Read: Just leave Michael Collins alone
The tracks outside of the blast zone were likely undisturbed, though, and most anything made with metals—the lower half of the Eagle, a seismometer, commemorative plaques, assorted tools—has probably fared well on the moon. The module’s gold foil, which provided warmth for its passengers, has probably faded and splintered. And one of the experiments is still going.
Armstrong and Aldrin placed on the surface a boxy array of mirrors designed to reflect incoming light back to its source without significantly scattering. Several times a month, Tom Murphy, a physics professor at the University of California at San Diego, instructs a telescope in southern New Mexico to beam a laser at the instrument. The light sprints home in two and a half seconds. “The photons that we make in our laser go out, touch these reflectors, and come back to us and report,” says Murphy, who uses the measurements to study the fundamentals of gravity.
The mirrors still provide good data, but they don’t work like they used to. Murphy suspects that they’re covered in dust, which degrades their reflectivity, especially during a full moon, when particles absorb the direct sunlight, creating thermal distortions. During an eclipse, when the near side of the moon is in darkness, the reflectors return to their usual performance.
No one has ever returned to the site of Apollo 11. No one has been on the moon’s surface at all since 1972, but national governments, commercial companies, and nonprofits alike are hoping to make it. In preparation for a potential moon rush, NASA has created guidelines for future commercial spacecraft that include no-fly zones and warnings to keep a distance.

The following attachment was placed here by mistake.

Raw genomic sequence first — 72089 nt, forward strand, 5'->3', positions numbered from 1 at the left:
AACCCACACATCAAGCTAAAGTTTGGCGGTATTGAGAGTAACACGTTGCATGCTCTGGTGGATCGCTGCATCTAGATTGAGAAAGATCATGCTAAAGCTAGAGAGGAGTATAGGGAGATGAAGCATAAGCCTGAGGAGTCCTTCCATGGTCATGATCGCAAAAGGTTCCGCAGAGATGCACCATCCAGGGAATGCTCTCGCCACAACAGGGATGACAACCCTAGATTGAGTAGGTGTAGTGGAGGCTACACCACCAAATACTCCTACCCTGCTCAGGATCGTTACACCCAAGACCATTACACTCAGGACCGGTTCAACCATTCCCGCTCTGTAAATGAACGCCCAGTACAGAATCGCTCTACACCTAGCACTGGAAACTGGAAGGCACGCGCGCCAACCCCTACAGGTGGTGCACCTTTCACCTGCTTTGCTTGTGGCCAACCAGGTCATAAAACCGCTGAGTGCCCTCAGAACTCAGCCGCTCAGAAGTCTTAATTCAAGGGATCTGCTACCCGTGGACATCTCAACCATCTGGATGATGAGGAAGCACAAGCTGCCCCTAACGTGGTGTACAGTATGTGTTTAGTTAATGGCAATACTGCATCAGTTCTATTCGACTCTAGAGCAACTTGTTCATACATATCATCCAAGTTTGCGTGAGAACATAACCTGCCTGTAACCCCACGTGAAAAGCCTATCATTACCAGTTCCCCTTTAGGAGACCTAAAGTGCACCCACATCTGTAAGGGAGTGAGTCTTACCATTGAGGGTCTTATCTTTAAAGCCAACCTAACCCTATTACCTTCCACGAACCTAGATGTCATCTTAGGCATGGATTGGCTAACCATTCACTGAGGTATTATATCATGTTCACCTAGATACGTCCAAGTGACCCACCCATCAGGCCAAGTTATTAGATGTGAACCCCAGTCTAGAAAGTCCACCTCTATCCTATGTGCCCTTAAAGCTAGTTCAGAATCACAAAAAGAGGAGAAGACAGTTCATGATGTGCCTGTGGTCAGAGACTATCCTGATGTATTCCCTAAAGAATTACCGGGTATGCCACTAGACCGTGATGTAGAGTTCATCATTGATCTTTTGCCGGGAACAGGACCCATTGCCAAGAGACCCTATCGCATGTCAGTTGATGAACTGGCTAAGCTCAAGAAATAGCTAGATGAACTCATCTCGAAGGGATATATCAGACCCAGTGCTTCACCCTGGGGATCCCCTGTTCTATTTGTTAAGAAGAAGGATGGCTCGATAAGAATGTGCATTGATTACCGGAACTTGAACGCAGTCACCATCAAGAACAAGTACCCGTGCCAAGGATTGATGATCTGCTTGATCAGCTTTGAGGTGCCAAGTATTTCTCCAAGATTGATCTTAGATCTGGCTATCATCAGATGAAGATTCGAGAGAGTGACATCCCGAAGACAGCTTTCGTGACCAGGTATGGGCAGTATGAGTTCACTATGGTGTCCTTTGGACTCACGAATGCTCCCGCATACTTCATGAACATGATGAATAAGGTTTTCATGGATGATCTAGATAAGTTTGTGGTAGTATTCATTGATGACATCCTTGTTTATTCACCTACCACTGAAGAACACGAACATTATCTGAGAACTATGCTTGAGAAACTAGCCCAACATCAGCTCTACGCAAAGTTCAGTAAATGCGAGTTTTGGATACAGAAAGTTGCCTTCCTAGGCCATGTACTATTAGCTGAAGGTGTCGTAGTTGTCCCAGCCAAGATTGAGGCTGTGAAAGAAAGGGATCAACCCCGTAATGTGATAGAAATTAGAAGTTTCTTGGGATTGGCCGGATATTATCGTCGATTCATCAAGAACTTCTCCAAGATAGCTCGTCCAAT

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The Apollo 11 site is a historical landmark, and it should be treated as such, says Michelle Hanlon, a co-founder of For All Moonkind, an organization of lawyers who specialize in space law. Hanlon believes that the Apollo spots deserve the same protections as heritage sites on Earth. “If you go to the pyramids, you assume they’re protected,” she says. “If you think about the moon, humanity’s greatest technological achievement, you assume that’s protected, too.” Hanlon recently worked with members of Congress to write legislation that would enforce preservation rules for historic lunar sites; the Senate approved the bill this week.
If human beings someday inhabit the moon, they might consider doing more than designating the Apollo 11 landing site a landmark. They could cover the area with geodesic domes, as a protective measure against contamination, and let people come a little closer. Visitors would pop over to an Apollo 11 gift shop to browse rocket-ship keychains and chalky astronaut ice cream.
When they peer through the gossamer bubble, inspecting the provincial exploration efforts of earlier generations, those visitors might look closely at the ground near the lunar module. Armstrong and Aldrin took only the top part of the capsule back into space with them, and the lower half—the one that famously nearly ran out of fuel seconds before Armstrong touched down—might have acted as a shield for the boot prints closest by.
This presents a tantalizing possibility: The first human step on another world might be in pristine condition. It might be caked in a thin coating of dust, but it could still be there, recognizable to future space travelers, should any ever arrive.